A couple of months ago I delivered the Keynote speech at Hitachi’s WIN Summit for Women in Innovation. As I told them my story, I was humbled by ones I got in return of how each individual in that room — women of all career stages and job functions — was spending each day trying to bring a sense of purpose into her work.
Six years ago, shortly after having my second son, I left the corporate world and created my own dream impact job when I founded Walk of Life Consulting. I traded in my regular paycheck, job security and a 40 percent higher salary for flexibility and a role that better aligned to my true purpose — to get more change leaders into their dream jobs to save this planet.
DON'T MISS OUT
ON MORE FREE TIPS
Sign Up For Our NewsletterSign up
I saw a gap in the market from my years of recruiting, hiring and managing that help was needed for professionals wanting to reinvent themselves to make a difference to the world through their careers.
Turns out, I’m not the only one. Today we are witnessing a movement of impact professionals building their careers around a sense of purpose. Over the past five years, there’s been an explosion of interest in purpose-driven leadership and a drive towards non-traditional roles. In August, the L.A. Times called this movement the end of the “Era of Big Work.”
A company called Imperative, which advocates for purpose-oriented workers, recently released a study in partnership with New York University where they surveyed 6,300 people in the U.S. about their work orientation — either that they were orientated with purpose or without purpose.
Purpose-oriented workers have a mission that links to their life’s meaning, their calling. In the study they found that 28 percent of 150 million workers in the U.S. are purpose-oriented from baristas to Fortune 100 CEOs.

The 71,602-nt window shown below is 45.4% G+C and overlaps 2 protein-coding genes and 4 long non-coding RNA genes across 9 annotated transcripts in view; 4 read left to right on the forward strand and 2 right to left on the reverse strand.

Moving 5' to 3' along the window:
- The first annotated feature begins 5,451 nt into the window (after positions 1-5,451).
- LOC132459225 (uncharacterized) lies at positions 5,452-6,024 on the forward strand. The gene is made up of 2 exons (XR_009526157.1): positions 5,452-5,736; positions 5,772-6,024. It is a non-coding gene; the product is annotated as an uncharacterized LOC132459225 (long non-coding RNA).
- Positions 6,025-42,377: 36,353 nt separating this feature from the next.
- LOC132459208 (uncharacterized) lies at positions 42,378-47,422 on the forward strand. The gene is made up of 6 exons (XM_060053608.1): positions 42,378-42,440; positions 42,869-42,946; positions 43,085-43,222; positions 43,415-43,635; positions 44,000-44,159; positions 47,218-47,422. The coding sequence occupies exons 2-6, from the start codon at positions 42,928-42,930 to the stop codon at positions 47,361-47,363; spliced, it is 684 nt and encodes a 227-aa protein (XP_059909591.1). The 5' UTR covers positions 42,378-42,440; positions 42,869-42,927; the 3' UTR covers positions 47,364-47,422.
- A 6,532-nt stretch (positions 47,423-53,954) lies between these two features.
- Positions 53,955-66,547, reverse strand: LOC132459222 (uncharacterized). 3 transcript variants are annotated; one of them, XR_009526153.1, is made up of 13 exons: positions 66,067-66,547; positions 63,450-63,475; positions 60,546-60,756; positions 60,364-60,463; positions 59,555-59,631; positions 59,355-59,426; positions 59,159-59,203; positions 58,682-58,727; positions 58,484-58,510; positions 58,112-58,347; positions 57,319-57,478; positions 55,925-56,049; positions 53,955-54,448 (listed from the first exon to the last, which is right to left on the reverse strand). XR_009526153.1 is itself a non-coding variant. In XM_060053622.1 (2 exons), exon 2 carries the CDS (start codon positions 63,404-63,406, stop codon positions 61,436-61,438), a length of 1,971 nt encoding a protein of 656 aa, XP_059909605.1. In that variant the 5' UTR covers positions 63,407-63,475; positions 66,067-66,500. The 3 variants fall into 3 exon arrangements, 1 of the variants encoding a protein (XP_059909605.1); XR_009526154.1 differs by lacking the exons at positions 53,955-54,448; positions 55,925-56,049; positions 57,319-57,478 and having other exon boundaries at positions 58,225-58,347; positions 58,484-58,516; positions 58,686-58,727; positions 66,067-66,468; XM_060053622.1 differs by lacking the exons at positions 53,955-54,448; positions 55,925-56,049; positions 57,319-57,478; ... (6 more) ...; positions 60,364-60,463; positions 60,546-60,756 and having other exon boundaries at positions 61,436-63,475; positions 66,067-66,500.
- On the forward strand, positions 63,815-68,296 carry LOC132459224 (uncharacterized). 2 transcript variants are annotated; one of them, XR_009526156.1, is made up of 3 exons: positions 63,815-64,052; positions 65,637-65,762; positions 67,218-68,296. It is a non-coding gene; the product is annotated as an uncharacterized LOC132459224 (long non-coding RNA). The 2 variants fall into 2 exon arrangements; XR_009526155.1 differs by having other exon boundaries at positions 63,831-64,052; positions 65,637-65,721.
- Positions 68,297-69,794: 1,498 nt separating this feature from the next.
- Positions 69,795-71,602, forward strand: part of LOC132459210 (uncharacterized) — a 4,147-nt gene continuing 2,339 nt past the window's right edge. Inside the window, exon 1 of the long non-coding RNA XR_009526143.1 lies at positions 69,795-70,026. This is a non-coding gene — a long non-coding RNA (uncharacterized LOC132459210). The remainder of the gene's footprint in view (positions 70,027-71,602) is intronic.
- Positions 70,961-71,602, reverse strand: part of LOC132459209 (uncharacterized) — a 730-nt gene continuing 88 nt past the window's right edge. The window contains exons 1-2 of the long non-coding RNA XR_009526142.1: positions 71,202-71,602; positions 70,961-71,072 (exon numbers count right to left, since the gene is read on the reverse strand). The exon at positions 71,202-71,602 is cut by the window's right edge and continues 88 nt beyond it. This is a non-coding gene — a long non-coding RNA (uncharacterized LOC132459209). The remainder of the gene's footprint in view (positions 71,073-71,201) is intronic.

Women and people over 55 were more likely to be purpose-oriented. The remaining 72 percent define work around financial gain, social status and advancement.
What I found most interesting is that purpose-oriented workers thrive as employees and human beings at significantly higher levels on every measure. Here are just six traits that stood out to me. They:
- are dynamic, curious and self-advocates
- consistently outperform their peers
- are 50 percent more likely to be leaders
- are 65 percent more likely to have fulfillment in their work
- have stronger relationships and bonds with colleagues
- speak up for themselves at work
When clients come to me wanting more meaning in their work lives, I try to help them get clearer on their purpose. I frame their purpose into a “statement” — a purpose statement.
Your purpose statement is not what you think you or “it” should be. It’s actually framed around the who you can’t help being. It’s not what you do, it’s how you do your job and why.
Your purpose statement should be specific and personal, resonating with you and you alone. It doesn’t have to be aspirational or cause-based (“Save the whales” or “Feed the hungry”). In fact, it might not necessarily be all that flattering (“Be the thorn in people’s side that keeps them moving”).
Mine is, “To pioneer ways of enabling others into action towards their life’s meaning.”
So, tell me, do you have an invigorating sense of purpose that ignites your passions?
This article was originally published at greenbiz.com
Photo by xex520, via Flickr